Their losing streak really isn't as long as that of the Washington Generals, the Harlem Globetrotters' longtime patsy, but the lawyers for baseball's owners did take another whipping Tuesday.
The Second U.S. Circuit Court of Appeals in New York denied the owners' request to stay the injunction issued against them by a federal judge last Friday, apparently clearing the way for the season to start April 26.
The three-judge panel will hear the owners' expedited appeal of the injunction order in May, but it seems unlikely to be overturned, if their battering of management lawyer Frank Casey during Tuesday's 60-minute hearing was an indication.
Casey, a member of the owners' longtime firm of Morgan, Lewis & Bockius, had been told by Judge Sonia Sotomayor during Friday's injunction hearing that he misunderstood case law and offered inconsistent arguments.
He was told by the appeals panel that his legal strategy was faulty and that he was trying to confuse the court with double talk.
"You're fuzzing things," Chief Judge Jon O. Newman said. "We're just going around in circles."
The judge, his voice rising, responded when Casey said the injunction and its "whipsaw forces" prevented collective bargaining.
Newman referred to a letter union leader Donald Fehr had sent acting Commissioner Bud Selig, in which Fehr said the players were ready to resume bargaining, and asked if it was Casey's position that the injunction prevented resumption.
"That is correct, your honor," Casey said.
"Well, what will it take to persuade you that that position is wrong?" Newman said. "Do you want to hear it from Judge Sotomayor? Or from us? Or what?"
After Casey had spoken, George Cohen, representing the players' union, got up for his presentation. Judge Ralph K. Winter couldn't resist asking, "Do you like the way the argument's going so far?"
Two of the three judges even second-guessed the owners' legal strategy, suggesting that management had made a significant mistake in not challenging the National Labor Relations Board's view that the impasse the owners declared before implementing their salary cap on Dec. 23 was illegal.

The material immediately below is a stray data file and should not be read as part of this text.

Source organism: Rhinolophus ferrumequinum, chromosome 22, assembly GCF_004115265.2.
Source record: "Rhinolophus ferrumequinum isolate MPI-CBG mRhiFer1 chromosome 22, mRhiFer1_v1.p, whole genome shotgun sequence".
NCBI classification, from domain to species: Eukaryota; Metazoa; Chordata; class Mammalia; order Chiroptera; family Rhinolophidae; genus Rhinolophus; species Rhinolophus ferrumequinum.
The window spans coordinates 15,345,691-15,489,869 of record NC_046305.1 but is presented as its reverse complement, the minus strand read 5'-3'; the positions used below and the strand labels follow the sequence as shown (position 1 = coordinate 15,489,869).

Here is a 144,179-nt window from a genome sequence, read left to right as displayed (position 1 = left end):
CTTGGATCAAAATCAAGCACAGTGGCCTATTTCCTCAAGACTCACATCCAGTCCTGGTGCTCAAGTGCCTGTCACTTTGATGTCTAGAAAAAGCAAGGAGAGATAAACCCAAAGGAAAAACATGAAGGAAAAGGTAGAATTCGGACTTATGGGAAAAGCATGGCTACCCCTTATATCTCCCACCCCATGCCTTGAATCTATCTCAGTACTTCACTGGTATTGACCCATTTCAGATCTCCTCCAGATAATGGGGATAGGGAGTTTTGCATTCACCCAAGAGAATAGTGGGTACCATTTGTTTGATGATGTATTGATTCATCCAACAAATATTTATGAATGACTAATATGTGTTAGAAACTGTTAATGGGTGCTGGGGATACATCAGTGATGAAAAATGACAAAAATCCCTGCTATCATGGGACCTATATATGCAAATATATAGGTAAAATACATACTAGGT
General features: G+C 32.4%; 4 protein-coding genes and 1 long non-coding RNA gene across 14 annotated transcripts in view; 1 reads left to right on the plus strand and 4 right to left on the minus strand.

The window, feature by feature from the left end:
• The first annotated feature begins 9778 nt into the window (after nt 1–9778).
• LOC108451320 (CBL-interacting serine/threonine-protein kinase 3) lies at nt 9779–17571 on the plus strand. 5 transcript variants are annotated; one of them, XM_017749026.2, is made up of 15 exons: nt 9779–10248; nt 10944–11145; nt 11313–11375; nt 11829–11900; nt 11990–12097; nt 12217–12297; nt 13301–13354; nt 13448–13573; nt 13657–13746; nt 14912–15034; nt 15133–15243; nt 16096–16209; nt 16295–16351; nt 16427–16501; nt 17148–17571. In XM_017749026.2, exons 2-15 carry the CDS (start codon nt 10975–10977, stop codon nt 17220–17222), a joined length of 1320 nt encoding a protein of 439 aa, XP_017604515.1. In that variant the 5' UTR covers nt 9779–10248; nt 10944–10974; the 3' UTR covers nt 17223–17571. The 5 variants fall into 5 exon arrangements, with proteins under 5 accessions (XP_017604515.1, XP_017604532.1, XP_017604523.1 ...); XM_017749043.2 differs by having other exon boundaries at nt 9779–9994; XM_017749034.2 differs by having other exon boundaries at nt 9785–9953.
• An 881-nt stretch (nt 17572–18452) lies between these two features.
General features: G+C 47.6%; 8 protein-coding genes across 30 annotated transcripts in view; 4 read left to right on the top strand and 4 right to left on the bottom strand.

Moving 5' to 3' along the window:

The owners agreed to withdraw the cap and restore terms and conditions of the expired bargaining agreement on Feb. 3 to avoid NLRB sanctions regarding the impasse declaration. Three days later, however, the owners eliminated three key provisions of the expired agreement: salary arbitration, free-agent bidding and the anti-collusion clause.
The union filed new charges of unfair labor practice, and Judge Sotomayor, in issuing the injunction, ultimately agreed with the NLRB petition that the eliminated provisions are mandatory subjects of collective bargaining and cannot be unilaterally eliminated.
In Tuesday's hearing, Newman challenged Casey to give him one case--"I'm not asking you for 100 cases, I'm asking you for one . . ." --in which a court has held that free agency is not a mandatory subject of collective bargaining. Casey could not.
Winter referred to the owners' decision not to challenge the NLRB position on the impasse and said to Casey: "You could have fought that out in court and had a heck of a good case, (but) you didn't. (Then) you agreed to restore the status quo and the very next day you turned around and disrupted it."
Sotomayor's decision forced the owners to restore the eliminated provisions and led the players to make their unconditional offer to end the strike.
Newman denied the stay motion from the bench and said the appeal would be heard no earlier than May 1, possibly by a different panel.
"I think the questioning certainly suggests the areas they want us to address," Casey said.
Fred Feinstein, general counsel of the NLRB, said the decision represented another victory for his agency, collective bargaining and baseball.
"Labor law is working as it should," Feinstein said.
Union lawyer Lauren Rich said the decision again validated the players' view that the owners have failed to bargain in good faith and was another blow to the owners' credibility.
"I think it's likely now that the season will start as scheduled on the 26th," she said.
Rich said the union has still not heard from Selig regarding resumption of bargaining, but "I'm not surprised by that. Litigation has tended to take center stage in this dispute. The appeal won't be heard until May. Now that there's not the urgency, maybe we can get back to the table."
Reached in Milwaukee, Selig disputed Casey, saying the injunction does not prevent a resumption of talks.